Vietnam must create the type of conditions that will encourage many of the best students to remain in Vietnam for their university studies and, if they go abroad for study, to later return to Vietnam in order to teach and do research in the universities. If Vietnam fails to do this, then the ‘brain drain’ of talent away from the country will become unstoppable.
In addition, the Vietnamese government, acting through appointed committees of leading scholars, has an important role to play in quality control.
It should establish government-appointed bodies of leading scientists and scholars to oversee all of the incentive systems (postgraduate fellowships, grants and sabbaticals) and ensure that the most qualified people are given these incentives; return to the two-round system of approval of PhDs by national committees of scholars; and require the national committees of scientists and scholars to approve all professorial appointments, so as to ensure quality control not only in Hanoi and Ho Chi Minh City, but also in the provincial universities.
Some of these quality control measures are not used in the United States, where, for example, individual PhDs do not need any approval from outside the university. But in Vietnam postgraduate education is relatively recent – not surprisingly, since in the modern era Vietnam has been a unified independent country for only four decades. Nor does Vietnam have any accreditation infrastructure of the type we have in the US and some other countries.
The Vietnamese leadership understood this when they instituted the ‘final round’ system that was in place until 2010, when it was eviscerated. The national committees, which had overseen the PhD approval, were abolished and power was handed over to the PhD-granting institution, meaning the process became a formality rather than a form of quality control. The direct result of the US and the World Bank pressure on Vietnam to introduce ‘autonomy’ has been the elimination of a crucial safeguard that had been instituted in order to ensure high standards for postgraduate degrees.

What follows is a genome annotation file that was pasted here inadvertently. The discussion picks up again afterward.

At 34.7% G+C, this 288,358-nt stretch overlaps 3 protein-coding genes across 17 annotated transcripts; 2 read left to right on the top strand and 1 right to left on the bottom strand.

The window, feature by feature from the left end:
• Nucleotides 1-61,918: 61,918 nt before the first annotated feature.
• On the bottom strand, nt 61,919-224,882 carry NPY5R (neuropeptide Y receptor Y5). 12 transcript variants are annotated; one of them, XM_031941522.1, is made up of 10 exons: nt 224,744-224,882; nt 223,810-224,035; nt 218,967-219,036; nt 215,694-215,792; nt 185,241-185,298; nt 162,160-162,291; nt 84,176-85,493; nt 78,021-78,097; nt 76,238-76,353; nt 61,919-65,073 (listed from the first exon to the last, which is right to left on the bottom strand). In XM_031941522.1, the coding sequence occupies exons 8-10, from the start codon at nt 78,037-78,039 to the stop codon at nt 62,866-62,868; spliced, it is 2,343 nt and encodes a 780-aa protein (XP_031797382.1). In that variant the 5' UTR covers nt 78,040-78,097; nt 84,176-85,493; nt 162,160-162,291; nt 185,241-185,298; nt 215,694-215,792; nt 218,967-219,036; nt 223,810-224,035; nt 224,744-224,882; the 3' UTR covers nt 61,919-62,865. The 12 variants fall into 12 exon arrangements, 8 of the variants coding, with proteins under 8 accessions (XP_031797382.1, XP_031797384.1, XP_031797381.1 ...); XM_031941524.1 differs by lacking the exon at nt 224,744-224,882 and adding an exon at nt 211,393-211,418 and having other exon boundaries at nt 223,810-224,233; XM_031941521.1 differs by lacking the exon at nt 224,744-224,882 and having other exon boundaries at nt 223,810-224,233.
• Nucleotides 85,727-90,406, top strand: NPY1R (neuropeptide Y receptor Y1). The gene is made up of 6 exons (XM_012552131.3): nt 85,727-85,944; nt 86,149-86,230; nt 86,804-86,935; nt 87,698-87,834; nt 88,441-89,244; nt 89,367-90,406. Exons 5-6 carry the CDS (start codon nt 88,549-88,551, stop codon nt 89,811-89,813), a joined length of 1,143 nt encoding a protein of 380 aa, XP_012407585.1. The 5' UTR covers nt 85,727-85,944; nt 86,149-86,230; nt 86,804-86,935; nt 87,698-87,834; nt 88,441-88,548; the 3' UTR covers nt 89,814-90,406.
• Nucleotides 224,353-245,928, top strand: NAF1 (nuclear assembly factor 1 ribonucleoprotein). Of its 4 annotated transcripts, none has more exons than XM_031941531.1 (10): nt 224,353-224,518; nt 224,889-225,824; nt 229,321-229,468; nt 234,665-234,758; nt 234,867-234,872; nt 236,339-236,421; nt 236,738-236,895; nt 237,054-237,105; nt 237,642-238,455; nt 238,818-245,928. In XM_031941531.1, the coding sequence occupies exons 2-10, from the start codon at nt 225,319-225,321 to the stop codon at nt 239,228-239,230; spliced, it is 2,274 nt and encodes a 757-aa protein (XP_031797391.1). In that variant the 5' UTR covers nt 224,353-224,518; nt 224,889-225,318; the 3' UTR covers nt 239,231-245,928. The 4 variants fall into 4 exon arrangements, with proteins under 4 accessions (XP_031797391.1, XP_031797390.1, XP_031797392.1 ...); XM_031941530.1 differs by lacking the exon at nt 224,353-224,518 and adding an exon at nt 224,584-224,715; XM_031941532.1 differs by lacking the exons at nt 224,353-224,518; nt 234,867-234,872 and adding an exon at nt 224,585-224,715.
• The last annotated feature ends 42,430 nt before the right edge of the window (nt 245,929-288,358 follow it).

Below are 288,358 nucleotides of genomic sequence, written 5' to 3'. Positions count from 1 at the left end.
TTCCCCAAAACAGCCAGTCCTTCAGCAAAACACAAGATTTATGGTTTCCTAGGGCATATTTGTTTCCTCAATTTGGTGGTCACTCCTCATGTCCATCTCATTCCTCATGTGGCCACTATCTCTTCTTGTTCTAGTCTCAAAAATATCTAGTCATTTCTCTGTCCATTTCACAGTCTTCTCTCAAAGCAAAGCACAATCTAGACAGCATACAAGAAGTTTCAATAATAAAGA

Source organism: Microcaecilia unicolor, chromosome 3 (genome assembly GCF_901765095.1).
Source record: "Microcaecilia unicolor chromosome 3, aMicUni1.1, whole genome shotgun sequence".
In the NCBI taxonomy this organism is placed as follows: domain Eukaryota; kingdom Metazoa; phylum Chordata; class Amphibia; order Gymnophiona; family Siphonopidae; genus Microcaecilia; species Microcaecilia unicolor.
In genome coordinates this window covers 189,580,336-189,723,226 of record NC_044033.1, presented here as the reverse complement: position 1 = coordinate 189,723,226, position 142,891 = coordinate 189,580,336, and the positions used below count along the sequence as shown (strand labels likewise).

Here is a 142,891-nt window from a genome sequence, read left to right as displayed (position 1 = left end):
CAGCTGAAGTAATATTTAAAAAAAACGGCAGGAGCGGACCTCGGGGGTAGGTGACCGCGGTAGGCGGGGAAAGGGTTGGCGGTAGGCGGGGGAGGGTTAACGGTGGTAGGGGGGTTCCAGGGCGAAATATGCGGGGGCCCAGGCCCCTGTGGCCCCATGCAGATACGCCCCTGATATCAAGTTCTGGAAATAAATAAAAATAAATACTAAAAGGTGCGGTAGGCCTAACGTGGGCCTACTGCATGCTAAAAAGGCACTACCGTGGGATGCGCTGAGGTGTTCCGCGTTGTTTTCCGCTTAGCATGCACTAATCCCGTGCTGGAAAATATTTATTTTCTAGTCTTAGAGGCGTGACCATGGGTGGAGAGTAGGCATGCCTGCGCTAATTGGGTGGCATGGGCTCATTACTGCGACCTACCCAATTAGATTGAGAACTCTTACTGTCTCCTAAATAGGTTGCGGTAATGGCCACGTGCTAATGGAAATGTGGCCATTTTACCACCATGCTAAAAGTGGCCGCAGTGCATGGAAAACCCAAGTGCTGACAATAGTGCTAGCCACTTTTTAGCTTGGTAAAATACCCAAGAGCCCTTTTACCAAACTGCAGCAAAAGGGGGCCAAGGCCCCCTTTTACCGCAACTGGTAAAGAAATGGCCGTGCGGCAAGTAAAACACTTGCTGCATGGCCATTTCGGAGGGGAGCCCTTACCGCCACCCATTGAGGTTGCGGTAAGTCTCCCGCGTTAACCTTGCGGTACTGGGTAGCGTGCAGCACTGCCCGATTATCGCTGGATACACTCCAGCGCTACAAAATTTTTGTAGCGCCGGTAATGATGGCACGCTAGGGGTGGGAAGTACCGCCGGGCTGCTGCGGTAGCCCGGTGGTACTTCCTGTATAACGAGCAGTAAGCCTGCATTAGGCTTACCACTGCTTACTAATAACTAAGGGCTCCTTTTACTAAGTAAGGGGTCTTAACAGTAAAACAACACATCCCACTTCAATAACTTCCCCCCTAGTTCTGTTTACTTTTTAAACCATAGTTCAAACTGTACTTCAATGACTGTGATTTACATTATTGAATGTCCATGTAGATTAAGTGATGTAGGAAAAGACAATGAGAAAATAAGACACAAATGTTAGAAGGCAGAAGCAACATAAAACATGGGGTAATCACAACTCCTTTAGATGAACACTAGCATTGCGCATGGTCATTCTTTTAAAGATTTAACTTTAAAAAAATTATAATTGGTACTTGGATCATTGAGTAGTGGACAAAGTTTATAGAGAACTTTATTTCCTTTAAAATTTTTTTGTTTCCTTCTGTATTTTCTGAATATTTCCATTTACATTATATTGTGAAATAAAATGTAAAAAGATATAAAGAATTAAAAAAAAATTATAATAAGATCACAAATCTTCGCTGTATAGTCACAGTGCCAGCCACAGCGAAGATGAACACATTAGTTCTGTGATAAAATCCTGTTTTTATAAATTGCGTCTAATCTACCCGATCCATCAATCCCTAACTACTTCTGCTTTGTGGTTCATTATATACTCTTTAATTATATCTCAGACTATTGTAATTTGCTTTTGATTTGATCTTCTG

There has been some confusion in Vietnam about what a world-class ‘apex’ university is. A 2009 report written by Fulbright people recommended that Americans should be hired to build such a university. However, the description of the planned university – which six years later took form as the Fulbright University Vietnam or FUV – had little in common with the usual meaning of ‘university’, let alone ‘apex university’.
FUV reportedly will have two programmes. One will be vocational – undergraduate training in engineering and related fields that supposedly will qualify graduates for jobs in the multinational companies.
The other programme will give a postgraduate degree in economics and policy; that is, it will train people to advocate for an American approach to political and economic questions. Since most of the funding for FUV comes from the US, this component of the university will ensure that it serves US interests.
The Americans running this programme will encourage so-called ‘critical thinking’ in opposition to socialism, but will certainly not encourage critical thinking about the failures and shortcomings of capitalism as practised in the US.